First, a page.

Oracle’s launch of new releases of its five application families was a surprisingly sober affair, designed to restate the company’s pledge last year to continue to enhance its PeopleSoft, JD Edwards, Siebel and Oracle E-Business Suite products.
The event, which took place on January 31 in New York, consisted of a series of presentations and product demonstrations from Oracle executives, outlining the functionalities of the new versions. There was little in the way of theatrics.
Oracle displayed E-Business Suite (EBS) 12.0, PeopleSoft Enterprise 9.0, Siebel CRM 8.0, JD Edwards EnterpriseOne 8.12 and JD Edwards World A9.1.
At the time of the acquisitions of PeopleSoft and Siebel many users expressed concerns that Oracle would either force them to migrate to EBS or to Fusion, its planned new applications suite due to appear in 2008. In May, Oracle committed publicly to continuing to support and improve all the acquired applications under an initiative called “Applications Unlimited”. The New York event was the proof of that commitment, according to Oracle executives.
“We thought we did a lot of work pitching Apps Unlimited at OpenWorld, but we found afterwards users still had a lot of questions,” said John Wookey, senior vice president of applications at Oracle, at the event. Oracle’s OpenWorld user conference was in October, in San Francisco. Although JD Edwards World A9.1 shipped last April, the other products have only recently become available — for instance, EBS 12.0 debuted just two weeks ago.
Capabilities across all the applications include role-based analytics, business intelligence dashboards, master-data management and XML-based reporting. Specific improvements include a new task-based user interface and enterprise search functionality in Siebel 8.0, and new human capital management features, such as talent management, in PeopleSoft 9.0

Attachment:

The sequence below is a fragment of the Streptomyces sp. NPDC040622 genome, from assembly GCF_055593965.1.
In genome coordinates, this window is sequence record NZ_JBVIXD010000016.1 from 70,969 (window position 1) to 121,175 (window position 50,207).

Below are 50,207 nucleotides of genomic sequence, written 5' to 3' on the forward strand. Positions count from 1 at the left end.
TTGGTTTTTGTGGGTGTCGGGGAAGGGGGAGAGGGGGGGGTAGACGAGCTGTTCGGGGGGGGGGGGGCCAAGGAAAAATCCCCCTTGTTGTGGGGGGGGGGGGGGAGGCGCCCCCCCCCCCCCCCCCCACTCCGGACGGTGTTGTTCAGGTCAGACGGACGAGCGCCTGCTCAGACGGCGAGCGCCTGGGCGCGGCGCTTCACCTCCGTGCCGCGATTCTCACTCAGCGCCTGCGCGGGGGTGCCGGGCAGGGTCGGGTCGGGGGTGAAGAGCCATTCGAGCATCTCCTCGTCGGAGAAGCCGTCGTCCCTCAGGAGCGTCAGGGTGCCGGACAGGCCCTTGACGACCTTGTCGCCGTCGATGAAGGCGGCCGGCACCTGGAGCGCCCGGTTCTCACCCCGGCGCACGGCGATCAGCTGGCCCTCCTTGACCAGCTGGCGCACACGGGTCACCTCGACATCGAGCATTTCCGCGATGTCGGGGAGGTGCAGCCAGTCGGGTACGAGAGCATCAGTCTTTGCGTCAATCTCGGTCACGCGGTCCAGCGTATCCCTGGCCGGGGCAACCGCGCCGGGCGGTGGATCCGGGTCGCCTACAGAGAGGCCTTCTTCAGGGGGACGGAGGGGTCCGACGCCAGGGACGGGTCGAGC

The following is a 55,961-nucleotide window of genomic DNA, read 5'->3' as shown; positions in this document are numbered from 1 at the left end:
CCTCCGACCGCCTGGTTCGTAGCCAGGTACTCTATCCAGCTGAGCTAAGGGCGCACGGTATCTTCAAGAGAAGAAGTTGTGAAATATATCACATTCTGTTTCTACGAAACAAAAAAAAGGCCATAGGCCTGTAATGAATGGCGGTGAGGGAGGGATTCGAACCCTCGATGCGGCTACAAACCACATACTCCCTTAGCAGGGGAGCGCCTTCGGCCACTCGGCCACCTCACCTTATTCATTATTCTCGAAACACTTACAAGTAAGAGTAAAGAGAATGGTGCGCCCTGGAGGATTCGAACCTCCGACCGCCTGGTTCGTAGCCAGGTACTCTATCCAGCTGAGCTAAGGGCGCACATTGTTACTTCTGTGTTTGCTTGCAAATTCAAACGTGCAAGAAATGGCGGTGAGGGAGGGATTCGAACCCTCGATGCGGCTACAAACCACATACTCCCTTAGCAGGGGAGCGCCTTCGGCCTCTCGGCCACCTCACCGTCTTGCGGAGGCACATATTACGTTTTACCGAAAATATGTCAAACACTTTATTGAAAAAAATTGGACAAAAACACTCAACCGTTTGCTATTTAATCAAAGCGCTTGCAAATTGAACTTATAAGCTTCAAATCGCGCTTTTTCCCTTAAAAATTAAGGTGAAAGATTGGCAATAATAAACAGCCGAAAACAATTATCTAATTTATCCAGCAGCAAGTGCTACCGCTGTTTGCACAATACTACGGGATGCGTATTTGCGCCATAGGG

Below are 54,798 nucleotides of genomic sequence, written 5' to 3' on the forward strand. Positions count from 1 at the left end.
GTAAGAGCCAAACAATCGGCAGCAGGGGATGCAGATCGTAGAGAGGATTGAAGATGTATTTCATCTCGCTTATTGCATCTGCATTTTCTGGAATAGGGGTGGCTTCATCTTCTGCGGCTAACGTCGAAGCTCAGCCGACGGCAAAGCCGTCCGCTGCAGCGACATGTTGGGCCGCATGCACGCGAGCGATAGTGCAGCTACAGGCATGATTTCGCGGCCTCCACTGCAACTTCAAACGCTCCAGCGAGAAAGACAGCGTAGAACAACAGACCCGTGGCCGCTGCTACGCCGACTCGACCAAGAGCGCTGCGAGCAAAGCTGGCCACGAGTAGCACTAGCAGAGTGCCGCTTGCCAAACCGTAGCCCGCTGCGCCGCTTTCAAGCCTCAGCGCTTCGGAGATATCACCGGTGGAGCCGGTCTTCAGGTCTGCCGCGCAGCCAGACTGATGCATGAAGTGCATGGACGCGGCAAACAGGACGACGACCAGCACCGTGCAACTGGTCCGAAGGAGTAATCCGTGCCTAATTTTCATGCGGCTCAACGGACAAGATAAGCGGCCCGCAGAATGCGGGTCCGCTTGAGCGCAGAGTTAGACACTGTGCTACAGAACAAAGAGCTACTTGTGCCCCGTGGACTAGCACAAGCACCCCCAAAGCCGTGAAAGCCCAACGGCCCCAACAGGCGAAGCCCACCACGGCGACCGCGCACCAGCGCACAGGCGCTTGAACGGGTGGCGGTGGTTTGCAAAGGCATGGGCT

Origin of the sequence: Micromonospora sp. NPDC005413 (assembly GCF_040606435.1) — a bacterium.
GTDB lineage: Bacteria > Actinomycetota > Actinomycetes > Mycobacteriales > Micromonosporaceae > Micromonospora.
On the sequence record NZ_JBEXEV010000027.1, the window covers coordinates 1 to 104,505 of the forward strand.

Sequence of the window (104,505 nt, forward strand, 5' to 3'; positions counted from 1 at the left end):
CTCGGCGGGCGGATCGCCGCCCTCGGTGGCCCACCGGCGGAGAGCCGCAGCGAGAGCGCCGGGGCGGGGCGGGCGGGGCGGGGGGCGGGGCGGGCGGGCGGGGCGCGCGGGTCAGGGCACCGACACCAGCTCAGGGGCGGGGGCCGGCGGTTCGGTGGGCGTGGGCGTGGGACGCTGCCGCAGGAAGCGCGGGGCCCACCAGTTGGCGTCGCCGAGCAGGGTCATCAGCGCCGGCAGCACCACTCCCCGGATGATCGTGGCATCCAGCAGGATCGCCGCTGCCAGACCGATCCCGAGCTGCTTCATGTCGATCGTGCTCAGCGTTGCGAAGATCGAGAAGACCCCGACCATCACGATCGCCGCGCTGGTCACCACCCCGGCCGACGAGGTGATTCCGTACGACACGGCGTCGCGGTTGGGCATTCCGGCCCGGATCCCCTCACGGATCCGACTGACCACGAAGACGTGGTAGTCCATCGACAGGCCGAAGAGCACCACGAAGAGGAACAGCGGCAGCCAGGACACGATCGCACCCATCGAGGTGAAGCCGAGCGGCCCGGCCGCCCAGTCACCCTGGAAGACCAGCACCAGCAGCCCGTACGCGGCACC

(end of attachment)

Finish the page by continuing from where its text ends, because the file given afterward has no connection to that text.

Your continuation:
Wookey also said plans are under way for the next releases of all the products. “Apps Unlimited is not a one-time thing; it will go forward,” he said. For instance, Siebel 8.1, which will include a focus on self-service capabilities, should be out late this year.All the applications are integrated with Oracle’s Fusion middleware, created using an SOA (service-oriented architecture) development approach. The idea is that by moving to the new versions of the Oracle applications, users will be well positioned to adopt the SOA-based Fusion applications come 2008. The Fusion applications will be based on Oracle’s Fusion middleware.
The only moments of unintentional levity came in the question and answer session, when there was persistent feedback and echoes as customers and partners in Amsterdam, London, Mexico City and Paris posed questions to the Oracle executives in New York. Much of the tenor of the questions suggested some users are still confused about their choices.
The Oracle Applications Users Group recommends that users move to the new releases sooner rather than later, according to Basheer Khan, a major participant in the group. “The sooner you’re able to adopt and train-up your IT the better,” he said.
Khan described the product launch as a “feather in Oracle’s cap”, and a move that’s made users of the applications feel a lot more comfortable. “One thing we were concerned about was pricing,” he said. “But now Oracle has said there are no upgrade fees; it’s just like another upgrade.” Customers are also pleased with Oracle’s decision, in late December, to simplify its pricing model, making life easier for users running a number of different Oracle applications.
Khan was also pleased to hear Wookey confirm that the Fusion applications will be integrated with several earlier versions of each application family.